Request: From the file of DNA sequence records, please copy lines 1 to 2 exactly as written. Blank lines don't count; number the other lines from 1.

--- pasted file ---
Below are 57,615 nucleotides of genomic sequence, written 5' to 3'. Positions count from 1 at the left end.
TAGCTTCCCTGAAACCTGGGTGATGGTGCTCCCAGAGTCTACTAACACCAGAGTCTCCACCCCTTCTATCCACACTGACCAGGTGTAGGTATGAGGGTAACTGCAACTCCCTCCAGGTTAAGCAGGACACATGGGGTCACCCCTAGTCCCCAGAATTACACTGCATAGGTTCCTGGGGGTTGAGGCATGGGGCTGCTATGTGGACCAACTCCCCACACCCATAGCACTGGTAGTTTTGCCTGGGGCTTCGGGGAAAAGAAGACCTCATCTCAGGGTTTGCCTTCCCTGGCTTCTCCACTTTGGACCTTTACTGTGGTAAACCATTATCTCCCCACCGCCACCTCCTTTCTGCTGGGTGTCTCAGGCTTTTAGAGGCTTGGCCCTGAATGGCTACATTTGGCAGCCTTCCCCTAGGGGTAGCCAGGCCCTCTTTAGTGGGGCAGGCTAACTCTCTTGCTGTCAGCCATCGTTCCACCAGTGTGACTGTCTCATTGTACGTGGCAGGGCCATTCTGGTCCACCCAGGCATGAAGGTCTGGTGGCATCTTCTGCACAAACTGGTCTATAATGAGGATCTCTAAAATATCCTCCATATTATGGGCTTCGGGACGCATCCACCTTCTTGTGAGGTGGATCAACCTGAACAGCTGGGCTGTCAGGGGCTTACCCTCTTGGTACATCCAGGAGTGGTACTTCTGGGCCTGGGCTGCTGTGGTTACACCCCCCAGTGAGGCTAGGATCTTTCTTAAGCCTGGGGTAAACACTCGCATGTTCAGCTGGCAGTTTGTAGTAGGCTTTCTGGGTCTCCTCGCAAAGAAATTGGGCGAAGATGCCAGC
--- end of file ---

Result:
Below are 57,615 nucleotides of genomic sequence, written 5' to 3'. Positions count from 1 at the left end.
TAGCTTCCCTGAAACCTGGGTGATGGTGCTCCCAGAGTCTACTAACACCAGAGTCTCCACCCCTTCTATCCACACTGACCAGGTGTAGGTATGAGGGTAACTGCAACTCCCTCCAGGTTAAGCAGGACACATGGGGTCACCCCTAGTCCCCAGAATTACACTGCATAGGTTCCTGGGGGTTGAGGCATGGGGCTGCTATGTGGACCAACTCCCCACACCCATAGCACTGGTAGTTTTGCCTGGGGCTTCGGGGAAAAGAAGACCTCATCTCAGGGTTTGCCTTCCCTGGCTTCTCCACTTTGGACCTTTACTGTGGTAAACCATTATCTCCCCACCGCCACCTCCTTTCTGCTGGGTGTCTCAGGCTTTTAGAGGCTTGGCCCTGAATGGCTACATTTGGCAGCCTTCCCCTAGGGGTAGCCAGGCCCTCTTTAGTGGGGCAGGCTAACTCTCTTGCTGTCAGCCATCGTTCCACCAGTGTGACTGTCTCATTGTACGTGGCAGGGCCATTCTGGTCCACCCAGGCATGAAGGTCTGGTGGCATCTTCTGCACAAACTGGTCTATAATGAGGATCTCTAAAATATCCTCCATATTATGGGCTTCGGGACGCATCCACCTTCTTGTGAGGTGGATCAACCTGAACAGCTGGGCTGTCAGGGGCTTACCCTCTTGGTACATCCAGGAGTGGTACTTCTGGGCCTGGGCTGCTGTGGTTACACCCCCCAGTGAGGCTAGGATCTTTCTTAAGCCTGGGGTAAACACTCGCATGTTCAGCTGGCAGTTTGTAGTAGGCTTTCTGGGTCTCCTCGCAAAGAAATTGGGCGAAGATGCCAGC